Two of the Falcon Heavy side cores have successfully made it back to Earth, simultaneously landing at their landing zones.
Falcon Heavy side cores have landed at SpaceX’s Landing Zones 1 and 2. pic.twitter.com/oMBqizqnpI— SpaceX (@SpaceX) February 6, 2018
As for the main core, which has successfully delivered the payload into orbit and had to land at the drone ship, SpaceX is still to announce its status, as the broadcast from the landing pad stopped during the touchdown. Several sources, however, reported that the main core had crashed due to failure to re-ignite all of its engines. Also, during one of the separate broadcasts of the launch, someone said “we lost the center core”.
Usually, test rockets are given "mass simulator" payloads: blocks of concrete or steel. SpaceX CEO Elon Musk called that "extremely boring."
"We decided to send something unusual, something that made us feel," said Musk on Monday. "The payload will be an original Tesla Roadster, playing [the song] 'Space Oddity,' on a billion-year elliptic Mars orbit."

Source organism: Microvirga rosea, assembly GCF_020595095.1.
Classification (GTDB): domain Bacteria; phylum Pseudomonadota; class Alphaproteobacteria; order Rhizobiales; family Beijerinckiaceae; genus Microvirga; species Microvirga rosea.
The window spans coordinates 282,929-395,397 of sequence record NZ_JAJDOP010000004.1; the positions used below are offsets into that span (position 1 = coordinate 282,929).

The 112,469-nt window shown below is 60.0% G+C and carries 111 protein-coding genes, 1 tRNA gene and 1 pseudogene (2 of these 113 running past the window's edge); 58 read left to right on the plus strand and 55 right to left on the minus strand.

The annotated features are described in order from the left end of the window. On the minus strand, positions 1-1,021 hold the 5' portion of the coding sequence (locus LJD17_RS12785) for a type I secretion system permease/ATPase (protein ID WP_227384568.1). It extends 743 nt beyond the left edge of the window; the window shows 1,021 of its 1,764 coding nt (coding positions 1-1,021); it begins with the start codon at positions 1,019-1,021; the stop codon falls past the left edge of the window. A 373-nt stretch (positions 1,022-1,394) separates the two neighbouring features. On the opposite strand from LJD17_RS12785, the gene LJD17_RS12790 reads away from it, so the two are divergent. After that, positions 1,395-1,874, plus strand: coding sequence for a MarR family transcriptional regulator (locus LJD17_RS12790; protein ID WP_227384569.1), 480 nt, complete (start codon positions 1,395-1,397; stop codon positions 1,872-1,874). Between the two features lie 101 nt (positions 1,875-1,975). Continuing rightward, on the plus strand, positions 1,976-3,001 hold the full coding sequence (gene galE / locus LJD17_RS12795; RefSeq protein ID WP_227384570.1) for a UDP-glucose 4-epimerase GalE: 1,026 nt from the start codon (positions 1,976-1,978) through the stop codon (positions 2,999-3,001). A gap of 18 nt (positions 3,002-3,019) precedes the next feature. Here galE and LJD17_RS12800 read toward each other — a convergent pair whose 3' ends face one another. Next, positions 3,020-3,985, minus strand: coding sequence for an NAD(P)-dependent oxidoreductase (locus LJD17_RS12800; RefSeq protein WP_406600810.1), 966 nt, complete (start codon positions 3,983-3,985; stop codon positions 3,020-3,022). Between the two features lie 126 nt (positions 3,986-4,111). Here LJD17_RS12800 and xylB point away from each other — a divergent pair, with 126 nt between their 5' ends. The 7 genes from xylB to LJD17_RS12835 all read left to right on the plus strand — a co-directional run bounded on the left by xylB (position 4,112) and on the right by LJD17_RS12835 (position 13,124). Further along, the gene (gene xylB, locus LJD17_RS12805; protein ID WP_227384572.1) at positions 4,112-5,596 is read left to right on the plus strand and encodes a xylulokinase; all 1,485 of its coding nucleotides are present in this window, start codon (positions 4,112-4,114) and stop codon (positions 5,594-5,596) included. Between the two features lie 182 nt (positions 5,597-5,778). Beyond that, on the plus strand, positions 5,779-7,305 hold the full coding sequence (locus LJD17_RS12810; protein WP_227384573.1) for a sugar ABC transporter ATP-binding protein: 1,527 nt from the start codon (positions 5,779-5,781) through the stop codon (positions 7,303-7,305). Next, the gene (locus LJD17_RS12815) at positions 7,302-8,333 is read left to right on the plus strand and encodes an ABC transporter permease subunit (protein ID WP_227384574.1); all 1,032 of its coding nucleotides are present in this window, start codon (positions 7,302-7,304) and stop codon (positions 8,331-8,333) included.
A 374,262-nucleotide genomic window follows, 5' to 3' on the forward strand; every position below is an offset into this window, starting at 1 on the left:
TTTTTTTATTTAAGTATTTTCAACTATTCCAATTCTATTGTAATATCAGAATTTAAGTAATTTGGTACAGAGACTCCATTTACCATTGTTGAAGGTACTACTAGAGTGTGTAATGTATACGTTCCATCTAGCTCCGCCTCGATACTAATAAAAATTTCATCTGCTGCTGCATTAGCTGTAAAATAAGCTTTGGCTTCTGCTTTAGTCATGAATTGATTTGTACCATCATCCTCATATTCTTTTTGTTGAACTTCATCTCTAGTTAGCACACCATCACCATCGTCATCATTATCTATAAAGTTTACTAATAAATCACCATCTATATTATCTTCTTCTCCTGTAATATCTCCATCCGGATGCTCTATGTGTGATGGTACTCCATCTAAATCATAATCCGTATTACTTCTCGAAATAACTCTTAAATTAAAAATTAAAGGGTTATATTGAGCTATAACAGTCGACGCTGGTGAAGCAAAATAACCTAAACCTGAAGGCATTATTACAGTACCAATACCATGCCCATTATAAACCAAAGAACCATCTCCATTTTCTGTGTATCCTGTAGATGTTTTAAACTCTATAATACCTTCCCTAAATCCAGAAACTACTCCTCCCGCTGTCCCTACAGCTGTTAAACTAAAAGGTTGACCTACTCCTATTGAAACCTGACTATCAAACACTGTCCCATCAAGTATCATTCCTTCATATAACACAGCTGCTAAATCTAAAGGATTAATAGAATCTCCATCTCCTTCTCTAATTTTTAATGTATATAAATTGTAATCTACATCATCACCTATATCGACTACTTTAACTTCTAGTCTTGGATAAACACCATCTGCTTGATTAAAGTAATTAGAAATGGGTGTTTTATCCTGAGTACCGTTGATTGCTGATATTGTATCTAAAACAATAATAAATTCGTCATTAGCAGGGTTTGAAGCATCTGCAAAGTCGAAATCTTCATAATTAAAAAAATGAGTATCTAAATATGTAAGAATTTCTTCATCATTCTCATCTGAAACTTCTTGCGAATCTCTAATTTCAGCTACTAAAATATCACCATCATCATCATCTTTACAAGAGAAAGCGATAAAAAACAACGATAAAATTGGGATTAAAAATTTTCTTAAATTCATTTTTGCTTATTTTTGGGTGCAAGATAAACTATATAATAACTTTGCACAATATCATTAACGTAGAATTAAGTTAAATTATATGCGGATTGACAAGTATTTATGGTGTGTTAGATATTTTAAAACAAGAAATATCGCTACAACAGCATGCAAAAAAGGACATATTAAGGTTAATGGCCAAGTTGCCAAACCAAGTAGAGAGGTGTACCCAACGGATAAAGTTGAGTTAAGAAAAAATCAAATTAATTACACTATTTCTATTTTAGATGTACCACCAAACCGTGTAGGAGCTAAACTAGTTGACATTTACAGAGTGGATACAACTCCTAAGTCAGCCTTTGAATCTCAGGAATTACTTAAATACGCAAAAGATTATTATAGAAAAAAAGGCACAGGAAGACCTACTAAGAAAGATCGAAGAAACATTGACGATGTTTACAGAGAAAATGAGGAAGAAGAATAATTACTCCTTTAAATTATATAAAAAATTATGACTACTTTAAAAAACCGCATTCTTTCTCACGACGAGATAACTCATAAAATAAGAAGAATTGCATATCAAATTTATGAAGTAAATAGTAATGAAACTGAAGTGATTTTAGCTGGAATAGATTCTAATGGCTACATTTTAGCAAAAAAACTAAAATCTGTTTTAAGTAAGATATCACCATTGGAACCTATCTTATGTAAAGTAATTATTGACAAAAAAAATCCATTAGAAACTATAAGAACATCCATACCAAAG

"It will go out to Mars orbit," he added, "about 400 million kilometers from Earth, about 250 to 270 million miles, and be doing 11 kilometers per second [7 miles per second]… we estimate it will be in that orbit for several million years, maybe in excess of a billion years, and at times it will come extremely close to Mars and there is a tiny, tiny chance it will hit Mars."
With its successful launch, Falcon Heavy has become the most powerful operational rocket in the world twice over. The 230-foot-tall rocket has a liftoff thrust of 5 million pounds and can carry over 70 tons of payload into Low-Earth Orbit. Comparatively, Falcon 9, the predecessor launcher of which Falcon Heavy is a modification, has a mere 1.3 million pounds of liftoff thrust and can carry 25 tons.
However, the Falcon Heavy is still outclassed by the Saturn V, NASA's launch vessel to the Moon in the 1960s and 1970s. It had a liftoff thrust of 7.6 million pounds and could carry 260,000 pounds into space.
NASA is also working on the Space Launch System, a rocket designed to eventually take humans to Mars. They estimated that it will have as much as 11.9 million pounds of thrust and be able to carry between 75 and 145 tons into space.
.@SpaceX also attempted a recovery of all three of the first stage boosters it used during the launch. It has recovered two of those thus far https://t.co/fBmRqzNXF9 #FalconHeavy pic.twitter.com/SxKJoyD0uK— TechCrunch (@TechCrunch) February 6, 2018